Video: SpaceX’s Latest Attempt to Land a Rocket on a Barge

SpaceX attempted to land its Falcon 9 rocket on a barge off the coast of California, Jan. 17, 2016. (Photo via Instagram)SpaceX attempted to land its Falcon 9 rocket on a barge off the coast of California, Jan. 17, 2016. (Photo via Instagram)

Check out this video of SpaceX’s third and latest attempt to land its Falcon 9 rocket on a barge.

The 70-foot-tall booster actually touched down on the platform at sea, but one of the legs didn’t stick the landing.

CEO Elon Musk said on Twitter that a “lockout collet” didn’t latch on one of the four legs. Even so, he’s optimistic the company’s success rate at landing rockets vertically will improve to about 70 percent in 2016 and 90 percent in 2017. It accomplished the feat for the first time last month in what was hailed as a historic breakthrough.

In addition to its work for NASA, SpaceX wants to compete against a Lockheed Martin Corp.-Boeing Co. joint venture for contracts to launch military and spy satellites. It’s seeking to develop reusable rockets — with components that can lift off, land and liftoff again — to reduce launch costs.

The audio may be the best part of this video:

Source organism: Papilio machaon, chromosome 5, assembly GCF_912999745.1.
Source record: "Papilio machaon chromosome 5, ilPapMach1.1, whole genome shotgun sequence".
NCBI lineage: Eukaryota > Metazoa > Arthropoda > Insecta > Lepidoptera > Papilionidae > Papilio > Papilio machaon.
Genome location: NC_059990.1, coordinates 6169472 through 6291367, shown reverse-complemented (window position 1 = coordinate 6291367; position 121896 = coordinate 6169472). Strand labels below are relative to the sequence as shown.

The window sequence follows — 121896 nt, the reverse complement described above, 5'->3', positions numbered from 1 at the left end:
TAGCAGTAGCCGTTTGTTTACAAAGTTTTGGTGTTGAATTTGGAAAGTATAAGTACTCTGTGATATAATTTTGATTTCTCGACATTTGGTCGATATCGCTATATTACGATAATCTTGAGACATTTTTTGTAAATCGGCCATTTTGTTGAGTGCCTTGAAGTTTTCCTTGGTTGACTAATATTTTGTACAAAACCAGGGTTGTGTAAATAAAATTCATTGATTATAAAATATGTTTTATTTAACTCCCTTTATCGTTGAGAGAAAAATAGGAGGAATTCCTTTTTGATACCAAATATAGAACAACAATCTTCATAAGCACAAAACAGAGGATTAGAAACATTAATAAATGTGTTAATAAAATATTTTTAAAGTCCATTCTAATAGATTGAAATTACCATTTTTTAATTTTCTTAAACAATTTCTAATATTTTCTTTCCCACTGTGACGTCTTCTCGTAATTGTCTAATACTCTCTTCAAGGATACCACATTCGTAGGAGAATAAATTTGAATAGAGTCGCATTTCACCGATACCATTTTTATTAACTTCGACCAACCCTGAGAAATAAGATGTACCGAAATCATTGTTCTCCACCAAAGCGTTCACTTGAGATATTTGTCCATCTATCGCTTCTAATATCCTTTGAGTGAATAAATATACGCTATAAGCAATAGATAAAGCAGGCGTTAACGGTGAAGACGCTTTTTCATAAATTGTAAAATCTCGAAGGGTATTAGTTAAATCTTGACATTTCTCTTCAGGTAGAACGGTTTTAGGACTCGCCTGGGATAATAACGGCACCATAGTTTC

About the Author

Brendan McGarry
Brendan McGarry is the managing editor of Military.com. He can be reached at brendan.mcgarry@military.com. Follow him on Twitter at @Brendan_McGarry.
  • stephen russell

    rocket needs sturdier legs, side thrusters to steer, & to fire a piton into deck to grapple deck & which down to deck then.
    More should be done to deter thus.
    Side thrusters can augment landing from any angle to steer onto barge.
    & beef up the fuel tank from exploding if possible.

  • A42

    “No no no NO NOOooo!”

  • postwarvandal

    How about 5 legs? Or 6? Some redundancy seems logical.

    Ot fat electromagnets under the landing deck.

  • Patriot on a String

    Look like hydraulic or electro-screw expander lowering support struts. Bad design with the 5,ooo plus degrees of the thruster verses a lighter exploding compressed air charge to advance the struts with autonomous mechanical locking mechanism all of which also spells out a lighter configuration.

  • Reality

    uhh parachute and water, been workin for NASA for years